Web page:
Thinking of selling your home? Do it before 2020, economists say A panel of economic and housing experts sees a dip in house prices on the horizon.Prospective home buyers these days are probably feeling pressure to lock in a deal quickly given skyrocketing home prices across most of the country. But those who wait a couple of years may be rewarded.

"You can't pick up the refining and energy and oil and medical and move it somewhere else," Wolff said.

Housing prices took a dip right after the hurricane, but quickly rebounded, especially for newer homes that didn't flood, Wolff said. These properties are selling quickly because the people whose homes did flood are looking for places to live.

A seller's market, if you didn't flood

Leslie Welby (who is Morgan McCord's aunt) listed a home near the Johnson Space Center in February. She bought the house from a neighbor who was moving to Slovakia.

"I just wanted to make sure I met the people that were going to be my neighbor, because I live two doors down from the property," Welby said.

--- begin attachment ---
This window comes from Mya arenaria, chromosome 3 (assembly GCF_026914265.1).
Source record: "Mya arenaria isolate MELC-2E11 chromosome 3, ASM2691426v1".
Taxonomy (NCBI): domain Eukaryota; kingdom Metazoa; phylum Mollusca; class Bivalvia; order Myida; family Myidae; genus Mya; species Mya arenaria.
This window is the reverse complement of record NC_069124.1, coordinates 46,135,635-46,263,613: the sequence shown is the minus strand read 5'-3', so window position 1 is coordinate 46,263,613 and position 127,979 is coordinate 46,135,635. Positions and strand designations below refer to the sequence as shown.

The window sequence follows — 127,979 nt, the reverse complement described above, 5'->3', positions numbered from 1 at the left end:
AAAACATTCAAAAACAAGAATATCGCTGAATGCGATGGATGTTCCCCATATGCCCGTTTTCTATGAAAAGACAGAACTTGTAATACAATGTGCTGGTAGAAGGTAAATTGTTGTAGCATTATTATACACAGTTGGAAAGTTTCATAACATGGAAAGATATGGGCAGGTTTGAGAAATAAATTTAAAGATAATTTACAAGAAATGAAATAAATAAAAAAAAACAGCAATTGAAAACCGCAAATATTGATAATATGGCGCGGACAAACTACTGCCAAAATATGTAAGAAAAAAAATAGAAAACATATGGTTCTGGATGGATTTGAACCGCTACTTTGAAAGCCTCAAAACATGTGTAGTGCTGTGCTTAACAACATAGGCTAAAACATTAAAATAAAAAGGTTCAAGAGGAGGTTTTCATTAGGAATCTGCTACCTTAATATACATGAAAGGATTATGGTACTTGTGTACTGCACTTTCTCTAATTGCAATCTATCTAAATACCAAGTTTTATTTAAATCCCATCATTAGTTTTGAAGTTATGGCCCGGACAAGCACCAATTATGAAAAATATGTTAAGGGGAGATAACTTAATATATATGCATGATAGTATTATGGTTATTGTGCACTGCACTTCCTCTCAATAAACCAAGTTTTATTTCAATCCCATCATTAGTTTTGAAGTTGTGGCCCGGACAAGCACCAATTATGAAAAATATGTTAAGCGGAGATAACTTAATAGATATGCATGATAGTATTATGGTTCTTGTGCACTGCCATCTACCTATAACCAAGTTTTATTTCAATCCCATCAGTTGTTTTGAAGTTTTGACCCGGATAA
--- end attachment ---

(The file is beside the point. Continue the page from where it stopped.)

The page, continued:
She decided not to work with a real estate agent and was unaware of how hot the market was for undamaged homes. Welby listed the home for free on Zillow, and the calls started coming in. She estimates she got eight calls a day from investors alone. She listed the property at $168,000 on Feb. 10 and was offered $170,000 on Feb. 15.

"It was very easy," Welby said.

But many houses in Houston were damaged by the hurricane. For their owners, the selling process has been difficult.

'A horrific purgatory'

Flooding ruined Cynthia Hand Neely's Houston home. She and her husband renovated just before the storm, in hopes of selling it to fund their retirement. It's now for sale at lot value.

The home is not in a flood plain, but like many Houston homes, it flooded when the Army Corps of Engineers released water from a nearby reservoir to relieve pressure on a damn.

Some millennials might never recover from the Great Recession